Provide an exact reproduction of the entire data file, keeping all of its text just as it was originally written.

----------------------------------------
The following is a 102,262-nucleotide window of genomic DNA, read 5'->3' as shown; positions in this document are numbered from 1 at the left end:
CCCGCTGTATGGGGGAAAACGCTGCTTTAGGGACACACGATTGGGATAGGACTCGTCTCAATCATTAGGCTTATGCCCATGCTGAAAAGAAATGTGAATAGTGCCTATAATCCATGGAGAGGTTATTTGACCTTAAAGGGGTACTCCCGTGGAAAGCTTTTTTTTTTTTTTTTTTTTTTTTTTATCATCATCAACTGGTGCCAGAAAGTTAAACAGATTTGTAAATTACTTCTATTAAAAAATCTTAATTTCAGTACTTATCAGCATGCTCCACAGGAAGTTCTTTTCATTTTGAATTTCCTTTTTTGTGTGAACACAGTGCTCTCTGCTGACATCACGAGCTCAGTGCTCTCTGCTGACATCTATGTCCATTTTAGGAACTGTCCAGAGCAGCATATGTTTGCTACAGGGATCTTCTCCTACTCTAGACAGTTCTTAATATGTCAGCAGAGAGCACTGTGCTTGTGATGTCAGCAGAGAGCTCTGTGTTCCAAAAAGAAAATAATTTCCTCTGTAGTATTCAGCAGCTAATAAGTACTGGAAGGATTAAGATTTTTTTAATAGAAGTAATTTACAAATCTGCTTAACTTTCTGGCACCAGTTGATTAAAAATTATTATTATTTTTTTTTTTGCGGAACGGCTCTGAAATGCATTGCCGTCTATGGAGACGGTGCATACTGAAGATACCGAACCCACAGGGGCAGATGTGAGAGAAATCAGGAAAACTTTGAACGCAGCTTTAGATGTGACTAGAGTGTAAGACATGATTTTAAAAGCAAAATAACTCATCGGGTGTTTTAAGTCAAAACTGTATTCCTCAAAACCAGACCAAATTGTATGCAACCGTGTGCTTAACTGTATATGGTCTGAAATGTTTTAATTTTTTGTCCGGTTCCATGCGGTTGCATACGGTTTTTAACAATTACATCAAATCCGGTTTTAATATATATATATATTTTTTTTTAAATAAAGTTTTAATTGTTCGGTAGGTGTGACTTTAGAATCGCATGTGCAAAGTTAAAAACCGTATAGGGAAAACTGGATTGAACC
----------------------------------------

The following is a 102,262-nucleotide window of genomic DNA, read 5'->3' as shown; positions in this document are numbered from 1 at the left end:
CCCGCTGTATGGGGGAAAACGCTGCTTTAGGGACACACGATTGGGATAGGACTCGTCTCAATCATTAGGCTTATGCCCATGCTGAAAAGAAATGTGAATAGTGCCTATAATCCATGGAGAGGTTATTTGACCTTAAAGGGGTACTCCCGTGGAAAGCTTTTTTTTTTTTTTTTTTTTTTTTTTATCATCATCAACTGGTGCCAGAAAGTTAAACAGATTTGTAAATTACTTCTATTAAAAAATCTTAATTTCAGTACTTATCAGCATGCTCCACAGGAAGTTCTTTTCATTTTGAATTTCCTTTTTTGTGTGAACACAGTGCTCTCTGCTGACATCACGAGCTCAGTGCTCTCTGCTGACATCTATGTCCATTTTAGGAACTGTCCAGAGCAGCATATGTTTGCTACAGGGATCTTCTCCTACTCTAGACAGTTCTTAATATGTCAGCAGAGAGCACTGTGCTTGTGATGTCAGCAGAGAGCTCTGTGTTCCAAAAAGAAAATAATTTCCTCTGTAGTATTCAGCAGCTAATAAGTACTGGAAGGATTAAGATTTTTTTAATAGAAGTAATTTACAAATCTGCTTAACTTTCTGGCACCAGTTGATTAAAAATTATTATTATTTTTTTTTTTGCGGAACGGCTCTGAAATGCATTGCCGTCTATGGAGACGGTGCATACTGAAGATACCGAACCCACAGGGGCAGATGTGAGAGAAATCAGGAAAACTTTGAACGCAGCTTTAGATGTGACTAGAGTGTAAGACATGATTTTAAAAGCAAAATAACTCATCGGGTGTTTTAAGTCAAAACTGTATTCCTCAAAACCAGACCAAATTGTATGCAACCGTGTGCTTAACTGTATATGGTCTGAAATGTTTTAATTTTTTGTCCGGTTCCATGCGGTTGCATACGGTTTTTAACAATTACATCAAATCCGGTTTTAATATATATATATATTTTTTTTTAAATAAAGTTTTAATTGTTCGGTAGGTGTGACTTTAGAATCGCATGTGCAAAGTTAAAAACCGTATAGGGAAAACTGGATTGAACC